General Honoré-Théodore-Maxime GazanGénéral de division best known for his service in Spain for six years
Born: October 29, 1765
Place of Birth: Grasse, Alpes-Maritimes, France
Died: April 9, 1845
Place of Death: Grasse, France
Arc de Triomphe: GAZAN on the south pillar
A career soldier, Honoré-Théodore-Maxime Gazan joined a regiment of cannoniers of the coast guard of Antibes as a sous-lieutenant in 1780. When the Revolution came along, in December of 1789 he joined the National Guard of Grasse as a lieutenant. The next year Gazan was promoted to capitaine, and then in September of 1791 he became a lieutenant colonel in the 2nd Battalion of Volunteers of Var. Gazan went on to join the Army of the Rhine and in 1794 was he promoted to chef de bataillon in May. Two months later he received another promotion, this time to chef de brigade, and afterwards he fought at Trippstadt.
In 1795 Gazan served with the Army of the Rhine and Moselle, and in the summer of 1796 he fought at Kuppenheim, Ettlingen, Neresheim , and Geisenfeld. In November of that year he fought at Kehl where he was wounded by a shot. Gazan spent the next few years serving with different armies, and in 1799 he was promoted to général de brigade. Taking command of the 2nd Brigade of Oudinot's division, he fought at Frauenfeld. In September he commanded the advance guard at the Battle of Zurich where he seized the suburbs and was promoted to général de division on the battlefield. In October Gazan commanded the 4th Division of the Army of Switzerland and with them he seized Winterthur and Constance.
In December of 1799 General Gazan transferred to the Army of Italy where he took command of the 3rd Division. While in Italy he served against the revolts of the valley of Fontana Buona, and then he took part in the defense of Genoa under General Soult. While defending Genoa, Gazan seized Acqua Santa, de Verreria, and de Sassello, but when trying to take the redoubt of Coronata on May 2nd he was wounded in the head. Once back in action, he took part in the attack on Monte-Cretto on May 13th. After the siege was over, in July Gazan took command of the 1st Division of the Army of Italy. That December he fought at Vola, Pozzolo, and Bassano.
In September of 1801, Gazan requested to be put on non-activity and this request was granted. A year later he returned to take command of a subdivision of the 27th military division. In 1805 he was designated for the Army of the Coast of the Ocean, and when war broke out he took command of the 2nd Division of Marshal Lannes' V Corps. During that campaign, in October he was detached from Lannes' corps and attached to Mortier's corps, fighting at Dürenstein in November. Afterwards Gazan's division rejoined V Corps, and the next year he fought at Jena and Pultusk . In 1807 Gazan and his men served at Ostrolenka.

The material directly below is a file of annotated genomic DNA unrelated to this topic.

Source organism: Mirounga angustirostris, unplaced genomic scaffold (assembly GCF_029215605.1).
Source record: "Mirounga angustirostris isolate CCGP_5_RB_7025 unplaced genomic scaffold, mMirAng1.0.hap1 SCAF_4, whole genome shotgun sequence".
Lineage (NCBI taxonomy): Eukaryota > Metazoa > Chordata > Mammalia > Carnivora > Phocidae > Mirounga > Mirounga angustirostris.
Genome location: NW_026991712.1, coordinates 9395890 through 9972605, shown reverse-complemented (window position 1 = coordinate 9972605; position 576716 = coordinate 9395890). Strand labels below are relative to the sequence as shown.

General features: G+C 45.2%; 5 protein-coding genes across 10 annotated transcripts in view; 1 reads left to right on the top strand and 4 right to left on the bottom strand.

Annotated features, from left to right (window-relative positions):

In 1808 Gazan's division was transferred with V Corps to the Army of Spain. That year he was also named Count of La Peyrière. In 1809 he served during the siege of Saragossa, and then in 1810 he served in Andalusia, notably winning at El Ronquillo in March. That November he was named chief of staff to the Army of the South. Gazan continued fighting in 1811, for in January he won at Villanova de Castillejos, and then over the following months he was wounded at the siege of Badajoz and then wounded again at Albuera .
In 1813, Gazan took command of the Army of Andalusia in January, and then temporarily assumed command of the Army of the South in Spain. After the loss of the Battle of Vitoria , his wife was captured by the British Army, but Wellington had her escorted back to Gazan in her own carriage.1 As the French fell back, Gazan was named chief of staff of the Army of the Pyrenees under Marshal Soult.
After Napoleon's abdication in 1814, Gazan was well treated by the Bourbons, being rewarded as a Knight of Saint Louis and receiving the Grand Cross of the Legion of Honor. As Napoleon marched back to Paris, Gazan maintained loyalty to the Bourbons but then fled Grasse as Napoleon approached. Back in power, Napoleon put Gazan in charge of the National Guard of the 1st military division and the defense of the Somme but did not use him actively during the Hundred Days.
After Napoleon's second abdication, Gazan was selected to replace General Maison on the council of war to judge Marshal Ney. Ultimately the council of war found itself incompetent and the trial was moved to the Chamber of Peers.2
- Philip J. Haythornthwaite, Who Was Who in the Napoleonic Wars, (London: Arms & Armour, 1998), 129.
- Henri Welschinger, Le Maréchal Ney: 1815, (Paris: Librairie Plon, 1893), 147.
Updated December 2014
© Nathan D. Jensen